BMG- I would actually rather it were more biased in favour of Majors than Rank-and-file events- either that or scrap ranking system of subsidising the weaker events/lesser tours with artificially high ranking points. It's your opinion that favouring majors will lead to a worse ranking system, but it's not like by giving more weight to majors you'd end up with Todd Hamilton becoming #1 as a cosnequnce.

    77- I can't provide a totally objective measure to demonstrate my totally subjective opinion that Luke wasn't the best player in the world during that period. I'm not even suggestng that to be #1 you need to be a major champ but Luke's dubious record in Majors ought to count against him more than it did. I haven't got the necessary stats to hand to show who was the best major performer in the 2 years since, say Jan 2010, but I think that's be a good palce to start.

    To be honest, until McIlroy found his mojo again, I don't think theres been a clear number 1 golfer since Woods had his coming together with the fire-hydrant. And that's coming from someone who's no fan of Woods.

  • Comment number 84.

    #82 jamesmathew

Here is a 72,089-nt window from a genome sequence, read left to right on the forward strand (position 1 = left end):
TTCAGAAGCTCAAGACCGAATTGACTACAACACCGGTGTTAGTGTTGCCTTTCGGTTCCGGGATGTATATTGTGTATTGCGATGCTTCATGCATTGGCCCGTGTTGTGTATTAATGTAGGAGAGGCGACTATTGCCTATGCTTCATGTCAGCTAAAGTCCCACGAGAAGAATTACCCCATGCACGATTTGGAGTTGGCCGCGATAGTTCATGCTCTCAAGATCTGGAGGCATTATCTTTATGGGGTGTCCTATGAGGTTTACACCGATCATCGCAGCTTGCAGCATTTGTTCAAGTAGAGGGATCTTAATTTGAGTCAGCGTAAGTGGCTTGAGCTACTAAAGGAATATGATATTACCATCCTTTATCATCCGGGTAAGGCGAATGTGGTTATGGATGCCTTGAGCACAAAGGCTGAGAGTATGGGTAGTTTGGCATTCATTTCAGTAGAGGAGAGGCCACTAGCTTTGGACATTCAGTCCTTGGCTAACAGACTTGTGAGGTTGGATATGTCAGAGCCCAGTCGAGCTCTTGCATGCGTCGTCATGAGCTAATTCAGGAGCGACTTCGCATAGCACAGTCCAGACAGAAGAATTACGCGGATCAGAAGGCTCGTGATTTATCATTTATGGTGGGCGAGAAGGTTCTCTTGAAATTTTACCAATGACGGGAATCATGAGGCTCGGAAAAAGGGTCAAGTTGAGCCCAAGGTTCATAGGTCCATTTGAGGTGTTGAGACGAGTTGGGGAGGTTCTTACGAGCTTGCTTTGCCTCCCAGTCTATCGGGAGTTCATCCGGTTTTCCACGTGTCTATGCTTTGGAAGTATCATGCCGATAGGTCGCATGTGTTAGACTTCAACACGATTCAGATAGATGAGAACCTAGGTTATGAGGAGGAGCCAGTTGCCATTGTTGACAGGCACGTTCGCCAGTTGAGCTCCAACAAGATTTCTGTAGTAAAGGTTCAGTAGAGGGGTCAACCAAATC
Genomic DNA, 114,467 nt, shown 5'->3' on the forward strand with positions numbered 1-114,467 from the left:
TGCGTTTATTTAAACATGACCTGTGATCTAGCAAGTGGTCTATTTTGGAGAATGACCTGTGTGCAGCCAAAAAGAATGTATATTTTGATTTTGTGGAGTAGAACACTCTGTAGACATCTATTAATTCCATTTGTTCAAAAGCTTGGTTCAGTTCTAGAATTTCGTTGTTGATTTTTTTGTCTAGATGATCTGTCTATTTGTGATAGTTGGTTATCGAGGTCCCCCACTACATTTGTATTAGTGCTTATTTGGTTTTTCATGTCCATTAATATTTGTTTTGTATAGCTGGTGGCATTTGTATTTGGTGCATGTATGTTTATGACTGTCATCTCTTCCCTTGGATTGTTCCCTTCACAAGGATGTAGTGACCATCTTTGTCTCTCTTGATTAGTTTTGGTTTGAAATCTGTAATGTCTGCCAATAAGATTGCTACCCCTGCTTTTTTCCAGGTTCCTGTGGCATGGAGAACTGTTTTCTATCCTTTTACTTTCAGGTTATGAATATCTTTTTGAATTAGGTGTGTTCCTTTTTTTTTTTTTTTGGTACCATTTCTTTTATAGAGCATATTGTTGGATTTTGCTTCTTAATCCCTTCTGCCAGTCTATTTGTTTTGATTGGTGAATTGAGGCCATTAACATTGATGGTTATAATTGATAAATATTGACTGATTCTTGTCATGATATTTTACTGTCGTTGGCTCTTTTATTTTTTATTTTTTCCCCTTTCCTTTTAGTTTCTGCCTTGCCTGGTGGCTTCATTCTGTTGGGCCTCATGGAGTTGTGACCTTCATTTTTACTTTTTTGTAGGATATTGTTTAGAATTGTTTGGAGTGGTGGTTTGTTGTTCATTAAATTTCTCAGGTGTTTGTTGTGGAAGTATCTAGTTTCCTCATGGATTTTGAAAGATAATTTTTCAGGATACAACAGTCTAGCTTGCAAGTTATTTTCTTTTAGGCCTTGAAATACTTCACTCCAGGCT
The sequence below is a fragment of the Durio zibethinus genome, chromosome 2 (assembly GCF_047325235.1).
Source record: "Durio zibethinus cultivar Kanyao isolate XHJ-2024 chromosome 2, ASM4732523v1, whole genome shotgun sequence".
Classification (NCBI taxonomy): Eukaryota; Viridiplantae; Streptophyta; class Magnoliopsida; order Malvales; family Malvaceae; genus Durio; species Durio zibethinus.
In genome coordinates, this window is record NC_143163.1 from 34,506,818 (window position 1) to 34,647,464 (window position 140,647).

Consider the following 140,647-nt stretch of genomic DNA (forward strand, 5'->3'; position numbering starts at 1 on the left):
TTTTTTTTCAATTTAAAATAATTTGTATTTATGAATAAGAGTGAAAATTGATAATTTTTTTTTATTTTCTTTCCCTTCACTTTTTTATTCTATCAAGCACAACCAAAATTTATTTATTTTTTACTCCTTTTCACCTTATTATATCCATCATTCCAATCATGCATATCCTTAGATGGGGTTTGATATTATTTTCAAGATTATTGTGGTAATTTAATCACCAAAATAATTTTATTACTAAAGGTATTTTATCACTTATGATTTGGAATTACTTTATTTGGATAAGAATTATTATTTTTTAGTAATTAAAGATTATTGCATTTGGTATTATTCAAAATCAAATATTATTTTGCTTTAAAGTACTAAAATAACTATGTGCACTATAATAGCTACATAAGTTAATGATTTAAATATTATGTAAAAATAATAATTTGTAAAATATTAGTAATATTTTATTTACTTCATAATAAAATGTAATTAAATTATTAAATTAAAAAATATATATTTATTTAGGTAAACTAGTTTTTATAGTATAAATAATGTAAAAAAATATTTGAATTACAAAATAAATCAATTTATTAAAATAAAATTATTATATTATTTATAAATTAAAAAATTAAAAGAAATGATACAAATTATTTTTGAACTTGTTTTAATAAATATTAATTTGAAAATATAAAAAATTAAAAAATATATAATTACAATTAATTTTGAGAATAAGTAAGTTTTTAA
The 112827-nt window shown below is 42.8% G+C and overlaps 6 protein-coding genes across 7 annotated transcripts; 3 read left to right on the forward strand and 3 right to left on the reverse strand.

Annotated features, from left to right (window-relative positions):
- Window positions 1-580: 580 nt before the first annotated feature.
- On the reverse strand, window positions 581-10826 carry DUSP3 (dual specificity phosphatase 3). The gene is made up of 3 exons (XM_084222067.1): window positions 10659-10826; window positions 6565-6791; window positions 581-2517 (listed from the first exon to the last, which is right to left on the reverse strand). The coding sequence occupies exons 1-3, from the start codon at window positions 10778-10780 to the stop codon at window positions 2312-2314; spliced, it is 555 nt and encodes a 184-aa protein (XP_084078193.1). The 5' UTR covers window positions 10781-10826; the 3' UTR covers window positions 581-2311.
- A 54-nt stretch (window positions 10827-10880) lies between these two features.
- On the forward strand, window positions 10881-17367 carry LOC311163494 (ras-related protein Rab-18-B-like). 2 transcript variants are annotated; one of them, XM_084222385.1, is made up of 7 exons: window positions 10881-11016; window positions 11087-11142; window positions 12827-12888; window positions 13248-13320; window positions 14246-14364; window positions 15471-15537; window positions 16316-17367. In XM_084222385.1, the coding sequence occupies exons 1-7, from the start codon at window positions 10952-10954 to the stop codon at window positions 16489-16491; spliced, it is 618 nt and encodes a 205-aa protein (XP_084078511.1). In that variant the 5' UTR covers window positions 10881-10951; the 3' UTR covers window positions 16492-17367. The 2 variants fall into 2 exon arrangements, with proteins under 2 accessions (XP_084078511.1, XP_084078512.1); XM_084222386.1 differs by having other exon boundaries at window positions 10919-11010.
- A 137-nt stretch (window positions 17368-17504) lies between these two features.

The trouble is, you never seem make well reasoned posts like #75. I don't know whether it's your intention but you come across to me (and it's only my opinion, others are available) as somewhat agressive and opinionated.

    To criticise BMG for a lack of sensitiveness (sic) in a post where you use a phrase like "chokes his way to a top 5 in the odd major" is hilariously ironic.

  • Comment number 85.

    jamesmathew, i can see your point but you have to admit Lee and Luke are top golfers. I'd be surprised if Luke doesnt win a Major next year. i do admire how you argue against the little boys club that exist on here aswell!

  • Comment number 86.

    Ross - You certainly arent the 1st person to suggest that the points weighting on majors should be even greater, but when Bubba won the masters he jumped from something like 21st to 4th. The rankings are meant to be a measure of how good a player someone is, there is a strong argument to suggest that you cant go from being the 21st best player in the world to being the 4th best player in the world in the space of one week, and therefore the weighting for winning a major was too high, and not too low.

    And anyway if you were to measure a players quality based on performance in majors why would you even look at the world rankings? Why not just look at their performance in a majors?

    Still i must congratulate you on making a valid and well reasoned argument on the matter, I think you are the 1st person to actually do so in an articulate way

  • Comment number 87.